Most doctors recommend exercise for patients with arthritis and rheumatoid arthritis. Many people begin an exercise program with easy, range-of-motion exercises and low-impact aerobics. Sports are not off-limits, either, but ask your doctor which are best for you.
The doctor may have suggestions about how to get started or may refer you to a physical therapist, preferably one who has experience working with people who have arthritis. The therapist will design an appropriate home exercise program and teach you about pain relief methods, proper body mechanics (placement of the body for a given task, such as lifting a heavy box), joint protection, and conserving energy.
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Start with supervision from a physical therapist or qualified athletic trainer.
Apply heat to sore joints before starting to exercise. This is optional, but some people with arthritis finds that it helps.
Stretch and warm up with range-of-motion exercises.
Start strengthening exercises slowly with small weights (a 1- or 2-pound weight can make a big difference).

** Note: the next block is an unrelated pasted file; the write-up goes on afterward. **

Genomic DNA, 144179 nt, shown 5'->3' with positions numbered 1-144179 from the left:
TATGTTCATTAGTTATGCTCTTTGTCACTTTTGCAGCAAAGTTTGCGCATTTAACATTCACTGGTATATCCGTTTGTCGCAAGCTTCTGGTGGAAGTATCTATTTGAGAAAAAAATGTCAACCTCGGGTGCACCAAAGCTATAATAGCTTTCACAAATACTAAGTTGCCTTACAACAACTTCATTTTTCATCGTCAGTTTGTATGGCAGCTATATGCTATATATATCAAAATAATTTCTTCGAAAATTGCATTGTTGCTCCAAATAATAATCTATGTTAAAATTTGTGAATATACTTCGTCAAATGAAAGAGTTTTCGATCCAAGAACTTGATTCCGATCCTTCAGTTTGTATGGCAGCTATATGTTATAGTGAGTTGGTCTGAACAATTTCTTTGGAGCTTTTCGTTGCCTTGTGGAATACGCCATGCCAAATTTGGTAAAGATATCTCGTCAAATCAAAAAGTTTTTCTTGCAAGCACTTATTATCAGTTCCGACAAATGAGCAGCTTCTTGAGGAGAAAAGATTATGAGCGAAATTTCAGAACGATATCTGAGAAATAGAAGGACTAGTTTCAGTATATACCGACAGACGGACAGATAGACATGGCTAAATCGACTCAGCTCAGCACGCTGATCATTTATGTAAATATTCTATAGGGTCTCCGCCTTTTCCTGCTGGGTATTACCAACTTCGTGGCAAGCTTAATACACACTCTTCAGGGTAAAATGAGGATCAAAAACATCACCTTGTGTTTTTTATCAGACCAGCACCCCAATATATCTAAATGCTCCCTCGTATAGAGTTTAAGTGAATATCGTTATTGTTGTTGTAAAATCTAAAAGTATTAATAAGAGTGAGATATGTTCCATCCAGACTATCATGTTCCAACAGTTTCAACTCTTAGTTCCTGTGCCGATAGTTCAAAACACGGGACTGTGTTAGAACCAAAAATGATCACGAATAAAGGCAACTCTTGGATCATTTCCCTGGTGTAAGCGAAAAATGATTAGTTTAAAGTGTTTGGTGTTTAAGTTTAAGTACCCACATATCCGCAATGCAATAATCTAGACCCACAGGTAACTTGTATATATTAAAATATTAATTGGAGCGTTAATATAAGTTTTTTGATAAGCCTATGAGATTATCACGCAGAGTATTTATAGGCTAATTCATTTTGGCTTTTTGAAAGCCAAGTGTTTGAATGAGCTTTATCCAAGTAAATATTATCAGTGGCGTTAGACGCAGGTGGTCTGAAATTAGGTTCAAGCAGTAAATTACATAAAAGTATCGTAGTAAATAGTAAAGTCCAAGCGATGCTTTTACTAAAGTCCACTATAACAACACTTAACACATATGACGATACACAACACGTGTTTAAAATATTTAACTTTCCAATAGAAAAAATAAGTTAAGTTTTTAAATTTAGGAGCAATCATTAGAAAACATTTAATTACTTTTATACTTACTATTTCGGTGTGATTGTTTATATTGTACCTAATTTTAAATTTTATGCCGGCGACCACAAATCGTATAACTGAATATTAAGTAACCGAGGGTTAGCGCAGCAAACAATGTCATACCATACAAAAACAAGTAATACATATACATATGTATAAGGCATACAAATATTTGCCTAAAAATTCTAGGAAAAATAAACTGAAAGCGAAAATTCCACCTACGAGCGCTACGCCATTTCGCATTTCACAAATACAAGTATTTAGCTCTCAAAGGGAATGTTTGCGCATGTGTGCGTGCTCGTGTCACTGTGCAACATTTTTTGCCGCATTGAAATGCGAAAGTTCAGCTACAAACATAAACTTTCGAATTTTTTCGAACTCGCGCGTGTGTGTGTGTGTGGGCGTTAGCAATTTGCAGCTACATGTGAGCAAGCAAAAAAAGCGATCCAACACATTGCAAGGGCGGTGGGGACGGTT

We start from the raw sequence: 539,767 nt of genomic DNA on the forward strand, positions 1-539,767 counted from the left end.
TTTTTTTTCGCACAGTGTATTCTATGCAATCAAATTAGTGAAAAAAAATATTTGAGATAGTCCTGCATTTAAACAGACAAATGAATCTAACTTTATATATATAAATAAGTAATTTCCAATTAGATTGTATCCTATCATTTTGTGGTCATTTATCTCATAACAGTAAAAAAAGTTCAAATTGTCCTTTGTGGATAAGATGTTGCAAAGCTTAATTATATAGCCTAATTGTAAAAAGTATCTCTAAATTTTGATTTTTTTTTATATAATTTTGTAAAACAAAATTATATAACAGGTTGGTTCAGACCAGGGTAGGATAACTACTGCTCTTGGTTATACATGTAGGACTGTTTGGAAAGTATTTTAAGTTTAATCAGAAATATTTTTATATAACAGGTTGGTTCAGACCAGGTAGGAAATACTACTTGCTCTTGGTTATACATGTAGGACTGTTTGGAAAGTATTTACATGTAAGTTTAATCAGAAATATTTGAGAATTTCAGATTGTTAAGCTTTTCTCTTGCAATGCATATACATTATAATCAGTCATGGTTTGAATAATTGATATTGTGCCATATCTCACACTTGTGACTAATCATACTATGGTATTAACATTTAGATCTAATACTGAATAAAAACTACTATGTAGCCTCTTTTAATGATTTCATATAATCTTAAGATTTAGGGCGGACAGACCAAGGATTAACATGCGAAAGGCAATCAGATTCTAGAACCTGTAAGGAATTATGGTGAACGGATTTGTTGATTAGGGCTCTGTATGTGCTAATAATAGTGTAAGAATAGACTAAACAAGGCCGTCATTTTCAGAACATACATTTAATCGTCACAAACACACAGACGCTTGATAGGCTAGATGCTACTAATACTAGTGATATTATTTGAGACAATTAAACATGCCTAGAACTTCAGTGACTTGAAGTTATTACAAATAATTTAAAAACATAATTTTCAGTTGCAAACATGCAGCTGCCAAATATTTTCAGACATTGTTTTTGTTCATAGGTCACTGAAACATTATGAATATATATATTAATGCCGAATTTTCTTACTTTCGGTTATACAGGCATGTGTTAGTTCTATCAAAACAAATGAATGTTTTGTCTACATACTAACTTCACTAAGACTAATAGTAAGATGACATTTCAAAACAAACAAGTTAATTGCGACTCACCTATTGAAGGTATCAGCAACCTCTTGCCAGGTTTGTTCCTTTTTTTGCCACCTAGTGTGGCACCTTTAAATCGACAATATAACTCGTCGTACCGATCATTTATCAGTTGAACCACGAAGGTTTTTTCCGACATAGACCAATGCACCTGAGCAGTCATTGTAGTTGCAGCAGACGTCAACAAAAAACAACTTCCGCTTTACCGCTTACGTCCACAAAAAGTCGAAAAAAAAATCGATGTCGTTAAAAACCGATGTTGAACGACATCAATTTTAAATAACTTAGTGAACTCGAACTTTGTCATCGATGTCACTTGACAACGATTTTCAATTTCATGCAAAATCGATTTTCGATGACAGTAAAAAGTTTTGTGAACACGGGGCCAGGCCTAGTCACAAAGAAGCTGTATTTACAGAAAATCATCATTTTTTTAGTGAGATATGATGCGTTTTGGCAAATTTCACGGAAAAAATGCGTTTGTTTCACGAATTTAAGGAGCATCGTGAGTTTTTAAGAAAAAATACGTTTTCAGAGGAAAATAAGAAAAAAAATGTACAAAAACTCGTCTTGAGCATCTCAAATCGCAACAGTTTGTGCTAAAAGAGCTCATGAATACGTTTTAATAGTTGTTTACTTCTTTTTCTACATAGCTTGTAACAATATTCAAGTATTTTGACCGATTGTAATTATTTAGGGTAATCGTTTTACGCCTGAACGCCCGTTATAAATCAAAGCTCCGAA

Use cold packs after exercising. This is optional, but some people with arthritis finds that it helps.
Add aerobic exercise.
Consider appropriate recreational exercise (after doing range-of-motion, strengthening, and aerobic exercise). You will protect your joints from injuries if you start with range-of-motion, strengthening, and aerobic exercise that gets your body in the best condition possible.
Ease off if joints become painful, inflamed, or red, and work with your doctor to find the cause and eliminate it.
Choose the exercise program you enjoy most and make it a habit.
How Much Exercise Is Too Much?
Most experts agree that if exercise causes pain that lasts for more than one hour, it is too strenuous. People with arthritis should work with their physical therapist or doctor to adjust their exercise program when they notice any of the following signs of strenuous exercise: